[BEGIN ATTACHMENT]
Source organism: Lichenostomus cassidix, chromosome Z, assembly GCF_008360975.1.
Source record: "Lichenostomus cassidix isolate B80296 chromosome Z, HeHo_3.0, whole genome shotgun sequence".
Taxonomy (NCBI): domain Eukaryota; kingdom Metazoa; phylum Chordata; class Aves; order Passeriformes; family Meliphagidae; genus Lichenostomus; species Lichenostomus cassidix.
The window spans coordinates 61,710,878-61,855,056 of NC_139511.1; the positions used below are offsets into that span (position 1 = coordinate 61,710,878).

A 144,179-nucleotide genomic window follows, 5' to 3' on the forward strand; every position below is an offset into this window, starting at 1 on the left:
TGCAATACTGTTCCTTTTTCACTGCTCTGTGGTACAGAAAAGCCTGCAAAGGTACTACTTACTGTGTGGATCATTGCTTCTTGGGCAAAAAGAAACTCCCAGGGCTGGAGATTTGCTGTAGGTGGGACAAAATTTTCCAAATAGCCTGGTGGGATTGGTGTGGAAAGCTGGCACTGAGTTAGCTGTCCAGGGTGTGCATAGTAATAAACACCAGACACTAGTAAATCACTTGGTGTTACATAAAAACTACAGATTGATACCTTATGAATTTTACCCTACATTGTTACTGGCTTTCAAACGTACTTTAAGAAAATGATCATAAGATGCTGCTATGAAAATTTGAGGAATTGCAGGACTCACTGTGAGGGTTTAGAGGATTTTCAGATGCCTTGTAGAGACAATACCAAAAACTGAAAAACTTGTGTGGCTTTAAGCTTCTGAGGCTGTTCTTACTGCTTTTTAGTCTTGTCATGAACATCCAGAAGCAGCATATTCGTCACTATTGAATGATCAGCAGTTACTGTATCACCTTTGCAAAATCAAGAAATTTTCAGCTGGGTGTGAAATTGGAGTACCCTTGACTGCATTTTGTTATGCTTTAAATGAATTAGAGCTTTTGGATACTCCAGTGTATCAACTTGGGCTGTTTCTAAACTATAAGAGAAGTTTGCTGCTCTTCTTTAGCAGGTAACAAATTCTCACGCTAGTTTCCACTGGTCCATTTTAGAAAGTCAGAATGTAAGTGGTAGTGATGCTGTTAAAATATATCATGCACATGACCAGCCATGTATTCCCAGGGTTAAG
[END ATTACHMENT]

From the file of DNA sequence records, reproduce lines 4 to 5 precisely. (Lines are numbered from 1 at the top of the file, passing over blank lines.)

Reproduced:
The window spans coordinates 61,710,878-61,855,056 of NC_139511.1; the positions used below are offsets into that span (position 1 = coordinate 61,710,878).

A 144,179-nucleotide genomic window follows, 5' to 3' on the forward strand; every position below is an offset into this window, starting at 1 on the left: